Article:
The audio quality was poor, but a technical team was able to extract most of the spoken words and produce a page transcript, by far the longest in the N. The transcript is a remarkable document—an unadorned record of nothing more than the sounds on the bridge. The people involved are identified in the transcript only by their shipboard ranks, but the names of the officers are part of the public record, and in the time since the tragedy other names have been revealed.

It is now possible to know with reasonable certainty what occurred. The story begins with the captain, Michael Davidson. He grew up near the waterfront in Portland, Maine, and at age 16 got his first maritime job, on a local harbor ferry.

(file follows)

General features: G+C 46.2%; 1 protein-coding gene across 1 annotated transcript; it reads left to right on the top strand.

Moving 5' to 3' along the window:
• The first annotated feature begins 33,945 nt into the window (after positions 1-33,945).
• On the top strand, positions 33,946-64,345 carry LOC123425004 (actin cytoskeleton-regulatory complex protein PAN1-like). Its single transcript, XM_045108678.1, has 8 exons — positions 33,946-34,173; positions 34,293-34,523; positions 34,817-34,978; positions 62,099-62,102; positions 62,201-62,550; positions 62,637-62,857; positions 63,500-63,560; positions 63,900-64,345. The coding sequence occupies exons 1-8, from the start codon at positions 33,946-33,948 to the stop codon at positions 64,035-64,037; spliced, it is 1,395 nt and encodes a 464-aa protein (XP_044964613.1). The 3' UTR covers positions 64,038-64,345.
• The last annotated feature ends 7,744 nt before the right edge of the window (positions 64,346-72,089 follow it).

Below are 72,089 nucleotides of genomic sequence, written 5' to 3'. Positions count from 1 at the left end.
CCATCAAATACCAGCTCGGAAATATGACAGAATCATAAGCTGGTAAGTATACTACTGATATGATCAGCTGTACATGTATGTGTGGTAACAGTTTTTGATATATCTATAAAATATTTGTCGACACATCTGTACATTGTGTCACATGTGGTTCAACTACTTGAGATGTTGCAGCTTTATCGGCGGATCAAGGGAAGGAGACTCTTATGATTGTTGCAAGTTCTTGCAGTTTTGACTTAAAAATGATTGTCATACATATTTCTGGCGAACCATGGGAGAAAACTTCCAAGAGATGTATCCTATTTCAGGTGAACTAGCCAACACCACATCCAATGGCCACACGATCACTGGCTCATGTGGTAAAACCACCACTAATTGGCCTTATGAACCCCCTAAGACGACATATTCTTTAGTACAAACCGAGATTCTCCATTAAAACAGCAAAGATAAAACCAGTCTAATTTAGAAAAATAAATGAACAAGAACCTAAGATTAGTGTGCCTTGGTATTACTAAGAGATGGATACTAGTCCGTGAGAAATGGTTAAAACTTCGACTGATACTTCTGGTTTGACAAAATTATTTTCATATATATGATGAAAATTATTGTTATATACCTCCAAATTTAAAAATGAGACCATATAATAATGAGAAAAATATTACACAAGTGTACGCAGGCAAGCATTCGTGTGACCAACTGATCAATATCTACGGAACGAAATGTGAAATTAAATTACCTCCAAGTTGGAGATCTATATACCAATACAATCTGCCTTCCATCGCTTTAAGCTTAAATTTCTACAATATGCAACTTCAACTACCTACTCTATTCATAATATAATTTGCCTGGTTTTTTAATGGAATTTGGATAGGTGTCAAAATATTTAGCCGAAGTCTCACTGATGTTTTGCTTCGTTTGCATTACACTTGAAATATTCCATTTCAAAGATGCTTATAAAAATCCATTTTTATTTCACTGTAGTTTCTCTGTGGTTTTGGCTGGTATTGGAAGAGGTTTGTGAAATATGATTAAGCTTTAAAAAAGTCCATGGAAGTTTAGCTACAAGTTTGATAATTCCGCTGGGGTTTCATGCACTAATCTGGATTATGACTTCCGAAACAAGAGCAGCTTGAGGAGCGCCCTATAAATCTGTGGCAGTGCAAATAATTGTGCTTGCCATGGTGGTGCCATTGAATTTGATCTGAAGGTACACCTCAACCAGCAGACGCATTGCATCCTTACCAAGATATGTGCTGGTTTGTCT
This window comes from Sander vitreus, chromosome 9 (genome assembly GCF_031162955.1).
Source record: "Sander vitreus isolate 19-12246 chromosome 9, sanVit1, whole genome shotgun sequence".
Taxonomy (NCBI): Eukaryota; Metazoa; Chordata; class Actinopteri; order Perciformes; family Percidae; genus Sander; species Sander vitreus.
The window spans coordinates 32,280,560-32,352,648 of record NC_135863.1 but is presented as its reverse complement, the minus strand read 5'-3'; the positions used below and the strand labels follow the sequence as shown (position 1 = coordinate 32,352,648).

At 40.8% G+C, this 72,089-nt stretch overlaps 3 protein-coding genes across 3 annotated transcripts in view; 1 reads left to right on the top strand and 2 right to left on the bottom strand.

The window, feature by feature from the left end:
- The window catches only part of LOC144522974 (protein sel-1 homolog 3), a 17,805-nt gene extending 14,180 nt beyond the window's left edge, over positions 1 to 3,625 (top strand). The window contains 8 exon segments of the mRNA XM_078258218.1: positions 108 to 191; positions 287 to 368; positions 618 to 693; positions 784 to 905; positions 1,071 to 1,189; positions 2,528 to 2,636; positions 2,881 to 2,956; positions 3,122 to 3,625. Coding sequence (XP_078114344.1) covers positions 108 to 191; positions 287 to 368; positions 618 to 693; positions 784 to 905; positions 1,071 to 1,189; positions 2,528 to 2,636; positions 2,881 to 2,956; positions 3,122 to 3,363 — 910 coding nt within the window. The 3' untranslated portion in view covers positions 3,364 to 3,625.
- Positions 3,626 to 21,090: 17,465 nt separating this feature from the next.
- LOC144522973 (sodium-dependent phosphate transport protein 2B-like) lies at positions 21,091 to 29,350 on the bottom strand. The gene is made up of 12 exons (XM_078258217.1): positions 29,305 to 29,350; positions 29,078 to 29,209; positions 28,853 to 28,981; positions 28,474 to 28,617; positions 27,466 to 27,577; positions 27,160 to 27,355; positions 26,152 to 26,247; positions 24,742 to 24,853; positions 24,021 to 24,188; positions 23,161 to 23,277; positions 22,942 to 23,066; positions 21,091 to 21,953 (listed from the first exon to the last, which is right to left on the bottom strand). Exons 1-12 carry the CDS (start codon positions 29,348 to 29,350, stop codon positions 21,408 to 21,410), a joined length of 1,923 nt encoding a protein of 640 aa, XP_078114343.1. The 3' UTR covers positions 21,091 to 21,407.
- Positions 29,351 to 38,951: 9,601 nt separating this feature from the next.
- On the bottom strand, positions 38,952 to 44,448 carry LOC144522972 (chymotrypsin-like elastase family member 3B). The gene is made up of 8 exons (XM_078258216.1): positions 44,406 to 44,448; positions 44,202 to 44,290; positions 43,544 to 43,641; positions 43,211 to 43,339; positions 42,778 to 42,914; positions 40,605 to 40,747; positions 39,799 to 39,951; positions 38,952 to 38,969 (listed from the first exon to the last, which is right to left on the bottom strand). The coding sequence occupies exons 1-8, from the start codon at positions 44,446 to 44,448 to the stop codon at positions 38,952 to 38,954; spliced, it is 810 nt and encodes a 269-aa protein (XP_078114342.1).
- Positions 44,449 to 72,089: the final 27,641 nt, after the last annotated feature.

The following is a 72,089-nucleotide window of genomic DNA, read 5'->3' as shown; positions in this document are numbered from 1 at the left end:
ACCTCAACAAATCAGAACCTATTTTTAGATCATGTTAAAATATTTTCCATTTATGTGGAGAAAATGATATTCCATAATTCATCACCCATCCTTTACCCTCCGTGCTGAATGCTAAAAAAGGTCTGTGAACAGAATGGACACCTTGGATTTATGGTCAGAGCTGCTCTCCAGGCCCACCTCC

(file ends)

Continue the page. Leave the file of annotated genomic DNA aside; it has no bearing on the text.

He graduated from the Maine Maritime Academy, a state college overlooking the port of Castine, on Penobscot Bay, in He then began sailing on oil tankers between Alaska and West Coast ports. He stuck with the Alaskan route for the next 15 years, rising from third mate to the rank of chief mate. The Gulf of Alaska is notoriously rough, and Davidson sailed through countless storms, some of hurricane strength. He was by no means a cowboy. He was a by-the-book mariner with a reputation for being unusually competent and organized.

By training and temperament he was a safety-first man. Eventually he switched to dry-cargo ships on the East Coast, and went to work for one of the big American shipping companies, Crowley Maritime. He was a man at peace with himself.